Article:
The deal involves shareholders in Fenchurch swapping 1,000 of their own shares for 628 in Lowndes Lambert, which is to be renamed Lambert Fenchurch. The news sent shares in Lowndes 7.5p higher to 116p, while Fenchurch added 9p to 70.5p.
The link-up, foreshadowed in a statement last week that said the two groups were in merger talks, is part of a growing consolidation trend in the sector in the wake of last year's marriage of the two US giants Aon and Alexander & Alexander. Aon has also recently picked up Bain Hogg from Inchcape and last month Lloyd Thompson and JIB, two second-line brokers, announced their own pounds 300m merger.
Lambert Fenchurch expects to be able to generate pounds 5m of cost savings from the merger in a full 12 months, at an exceptional cost of pounds 11m in this year's figures. But David Margrett, the Lowndes chief executive who will take on the same role in the new group, denied the move was defensive, saying it offered "very significant income growth opportunities which we believe will lead to earnings enhancement".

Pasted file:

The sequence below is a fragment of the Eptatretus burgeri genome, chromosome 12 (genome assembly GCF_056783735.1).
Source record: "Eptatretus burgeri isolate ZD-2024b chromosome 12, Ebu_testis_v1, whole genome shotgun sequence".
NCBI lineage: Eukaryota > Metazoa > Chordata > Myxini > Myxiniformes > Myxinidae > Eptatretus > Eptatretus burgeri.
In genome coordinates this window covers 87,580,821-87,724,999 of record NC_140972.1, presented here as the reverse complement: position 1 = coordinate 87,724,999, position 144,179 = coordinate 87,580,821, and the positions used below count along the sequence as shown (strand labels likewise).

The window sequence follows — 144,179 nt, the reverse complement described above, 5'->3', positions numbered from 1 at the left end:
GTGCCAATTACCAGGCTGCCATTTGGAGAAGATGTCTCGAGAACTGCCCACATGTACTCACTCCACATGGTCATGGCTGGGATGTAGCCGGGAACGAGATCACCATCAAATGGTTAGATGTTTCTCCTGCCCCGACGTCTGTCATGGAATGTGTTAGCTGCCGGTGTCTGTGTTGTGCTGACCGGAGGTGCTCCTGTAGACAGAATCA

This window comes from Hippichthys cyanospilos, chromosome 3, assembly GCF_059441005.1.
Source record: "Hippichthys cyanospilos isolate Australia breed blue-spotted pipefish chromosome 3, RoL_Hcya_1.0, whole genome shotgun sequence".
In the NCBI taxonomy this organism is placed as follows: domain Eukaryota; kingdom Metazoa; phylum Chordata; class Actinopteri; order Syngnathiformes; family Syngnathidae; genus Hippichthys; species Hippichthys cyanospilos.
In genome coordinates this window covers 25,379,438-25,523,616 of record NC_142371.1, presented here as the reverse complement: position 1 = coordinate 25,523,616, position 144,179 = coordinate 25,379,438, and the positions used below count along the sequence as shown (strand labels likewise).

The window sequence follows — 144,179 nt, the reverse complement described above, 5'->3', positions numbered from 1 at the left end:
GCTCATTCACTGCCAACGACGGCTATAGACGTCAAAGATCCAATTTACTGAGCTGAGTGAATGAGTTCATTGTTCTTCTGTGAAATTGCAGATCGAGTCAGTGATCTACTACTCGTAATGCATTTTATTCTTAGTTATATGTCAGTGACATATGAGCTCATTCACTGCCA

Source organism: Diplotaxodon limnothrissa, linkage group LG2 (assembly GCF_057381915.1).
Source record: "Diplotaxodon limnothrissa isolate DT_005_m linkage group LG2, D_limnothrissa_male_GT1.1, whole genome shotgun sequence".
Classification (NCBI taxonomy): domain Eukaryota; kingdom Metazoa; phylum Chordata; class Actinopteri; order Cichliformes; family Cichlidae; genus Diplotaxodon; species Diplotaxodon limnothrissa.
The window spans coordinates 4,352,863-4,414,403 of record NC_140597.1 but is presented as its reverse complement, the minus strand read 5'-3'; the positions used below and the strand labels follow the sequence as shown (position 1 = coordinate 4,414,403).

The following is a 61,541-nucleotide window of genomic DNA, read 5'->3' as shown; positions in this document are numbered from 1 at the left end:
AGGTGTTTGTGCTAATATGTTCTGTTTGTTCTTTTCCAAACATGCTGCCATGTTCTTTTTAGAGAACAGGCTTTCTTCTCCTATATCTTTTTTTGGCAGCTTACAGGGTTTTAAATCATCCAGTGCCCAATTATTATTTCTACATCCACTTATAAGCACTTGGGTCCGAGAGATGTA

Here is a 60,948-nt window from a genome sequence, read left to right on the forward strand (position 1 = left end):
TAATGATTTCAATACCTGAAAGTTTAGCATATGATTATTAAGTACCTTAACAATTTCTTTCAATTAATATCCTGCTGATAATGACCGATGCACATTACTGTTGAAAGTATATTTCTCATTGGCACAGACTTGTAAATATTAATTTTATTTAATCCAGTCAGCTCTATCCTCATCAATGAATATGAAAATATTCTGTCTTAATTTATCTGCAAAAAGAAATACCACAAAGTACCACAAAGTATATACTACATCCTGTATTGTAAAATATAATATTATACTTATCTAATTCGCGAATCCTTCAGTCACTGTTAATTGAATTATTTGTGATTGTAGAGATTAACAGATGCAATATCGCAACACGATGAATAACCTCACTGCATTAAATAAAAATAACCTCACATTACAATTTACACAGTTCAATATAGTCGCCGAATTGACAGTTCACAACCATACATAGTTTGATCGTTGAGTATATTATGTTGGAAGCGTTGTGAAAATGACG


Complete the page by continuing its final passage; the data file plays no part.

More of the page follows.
Lowndes shareholders will end up with 72 per cent of the enlarged company, while the company will fill the two top management slots, with Sir Robert Clark, the group's chairman, as well as Mr Margrett retaining their roles. But Mr Margrett dismissed any suggestion that Lowndes would be in the driving seat. "This is truly bringing together the two senior executive teams. Obviously we are the bigger firm, but there are some existing jobs going to the other side."
Analysts said the merger was a reaction to both declining insurance rates and increasing consolidation in the UK market. Roman Cizdyn at Merrill Lynch said this was a defensive move "and very much a reaction to what the industry leaders are doing, particularly Aon".